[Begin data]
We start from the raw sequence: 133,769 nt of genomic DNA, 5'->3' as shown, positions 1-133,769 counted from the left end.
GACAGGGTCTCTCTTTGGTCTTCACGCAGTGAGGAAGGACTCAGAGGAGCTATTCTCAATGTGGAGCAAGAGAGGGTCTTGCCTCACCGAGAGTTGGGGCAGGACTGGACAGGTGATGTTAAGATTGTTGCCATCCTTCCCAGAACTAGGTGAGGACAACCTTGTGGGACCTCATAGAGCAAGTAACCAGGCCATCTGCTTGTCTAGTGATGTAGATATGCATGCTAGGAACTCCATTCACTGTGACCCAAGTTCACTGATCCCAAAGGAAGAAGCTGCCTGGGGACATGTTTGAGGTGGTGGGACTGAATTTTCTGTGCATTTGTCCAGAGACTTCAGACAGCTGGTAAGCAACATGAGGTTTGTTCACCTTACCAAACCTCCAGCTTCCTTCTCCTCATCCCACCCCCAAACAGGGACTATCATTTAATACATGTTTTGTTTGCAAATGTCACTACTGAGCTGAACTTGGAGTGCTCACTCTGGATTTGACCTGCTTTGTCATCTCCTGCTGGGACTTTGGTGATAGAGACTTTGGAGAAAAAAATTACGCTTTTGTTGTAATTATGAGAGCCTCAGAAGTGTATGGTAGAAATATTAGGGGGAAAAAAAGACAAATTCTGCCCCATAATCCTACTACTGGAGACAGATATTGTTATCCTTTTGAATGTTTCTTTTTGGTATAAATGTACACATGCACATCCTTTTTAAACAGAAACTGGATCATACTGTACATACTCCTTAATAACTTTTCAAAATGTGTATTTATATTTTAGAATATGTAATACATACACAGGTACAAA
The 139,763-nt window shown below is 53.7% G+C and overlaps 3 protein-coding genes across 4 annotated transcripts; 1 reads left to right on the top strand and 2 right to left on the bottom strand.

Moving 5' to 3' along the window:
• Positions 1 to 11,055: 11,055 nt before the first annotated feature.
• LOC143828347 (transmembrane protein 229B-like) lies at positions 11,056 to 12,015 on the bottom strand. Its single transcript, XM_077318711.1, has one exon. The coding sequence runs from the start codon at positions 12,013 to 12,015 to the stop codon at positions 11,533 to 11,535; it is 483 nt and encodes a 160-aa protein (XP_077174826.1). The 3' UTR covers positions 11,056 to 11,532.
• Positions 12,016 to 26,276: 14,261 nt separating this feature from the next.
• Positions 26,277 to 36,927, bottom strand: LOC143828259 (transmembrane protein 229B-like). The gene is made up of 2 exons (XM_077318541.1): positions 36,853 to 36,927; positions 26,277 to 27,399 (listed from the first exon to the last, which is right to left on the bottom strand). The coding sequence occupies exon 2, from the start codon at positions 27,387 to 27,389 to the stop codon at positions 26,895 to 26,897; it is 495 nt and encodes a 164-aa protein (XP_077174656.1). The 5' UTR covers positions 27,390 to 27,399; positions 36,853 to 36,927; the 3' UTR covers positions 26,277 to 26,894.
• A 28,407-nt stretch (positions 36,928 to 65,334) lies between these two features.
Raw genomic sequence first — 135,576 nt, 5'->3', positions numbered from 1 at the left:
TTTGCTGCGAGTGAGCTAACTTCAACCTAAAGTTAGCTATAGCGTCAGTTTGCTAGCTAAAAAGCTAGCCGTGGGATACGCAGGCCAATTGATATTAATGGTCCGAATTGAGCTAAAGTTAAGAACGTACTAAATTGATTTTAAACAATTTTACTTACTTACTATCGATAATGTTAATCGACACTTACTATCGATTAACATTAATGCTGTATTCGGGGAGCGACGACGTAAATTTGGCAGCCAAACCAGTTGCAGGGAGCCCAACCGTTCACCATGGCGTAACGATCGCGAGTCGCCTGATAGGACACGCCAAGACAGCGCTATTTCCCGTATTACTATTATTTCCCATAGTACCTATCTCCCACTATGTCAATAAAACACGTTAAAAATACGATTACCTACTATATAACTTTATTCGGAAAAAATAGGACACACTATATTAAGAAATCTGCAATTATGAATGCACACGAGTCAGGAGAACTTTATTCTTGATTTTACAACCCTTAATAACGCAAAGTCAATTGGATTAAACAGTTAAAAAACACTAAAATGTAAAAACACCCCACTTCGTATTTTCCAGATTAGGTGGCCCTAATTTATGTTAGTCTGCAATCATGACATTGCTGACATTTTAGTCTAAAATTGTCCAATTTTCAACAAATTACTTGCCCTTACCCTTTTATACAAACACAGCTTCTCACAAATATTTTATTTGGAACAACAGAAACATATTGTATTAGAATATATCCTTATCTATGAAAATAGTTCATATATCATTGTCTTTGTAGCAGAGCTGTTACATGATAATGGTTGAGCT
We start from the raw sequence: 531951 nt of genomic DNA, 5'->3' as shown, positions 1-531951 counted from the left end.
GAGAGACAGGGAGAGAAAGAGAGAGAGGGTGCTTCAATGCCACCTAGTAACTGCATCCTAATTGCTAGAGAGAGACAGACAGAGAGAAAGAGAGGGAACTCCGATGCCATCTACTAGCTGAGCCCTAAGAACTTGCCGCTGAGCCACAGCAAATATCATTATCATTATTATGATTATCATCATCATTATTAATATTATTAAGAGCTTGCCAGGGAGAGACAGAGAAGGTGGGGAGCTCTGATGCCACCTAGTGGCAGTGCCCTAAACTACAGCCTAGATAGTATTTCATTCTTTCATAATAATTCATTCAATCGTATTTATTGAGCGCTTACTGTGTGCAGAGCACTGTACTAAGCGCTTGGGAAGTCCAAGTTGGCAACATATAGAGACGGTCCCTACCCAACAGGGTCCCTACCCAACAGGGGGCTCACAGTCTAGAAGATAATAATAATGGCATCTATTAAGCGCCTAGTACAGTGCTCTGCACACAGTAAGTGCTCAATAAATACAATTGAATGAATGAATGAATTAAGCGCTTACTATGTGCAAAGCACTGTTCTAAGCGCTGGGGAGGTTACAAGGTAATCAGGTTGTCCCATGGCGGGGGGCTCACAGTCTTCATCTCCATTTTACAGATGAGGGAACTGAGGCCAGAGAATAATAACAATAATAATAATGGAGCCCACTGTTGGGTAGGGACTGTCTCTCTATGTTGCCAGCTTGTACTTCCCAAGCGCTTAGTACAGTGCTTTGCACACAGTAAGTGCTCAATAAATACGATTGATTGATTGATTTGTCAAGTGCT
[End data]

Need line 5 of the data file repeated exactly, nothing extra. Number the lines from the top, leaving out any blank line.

• Positions 1 to 11,055: 11,055 nt before the first annotated feature.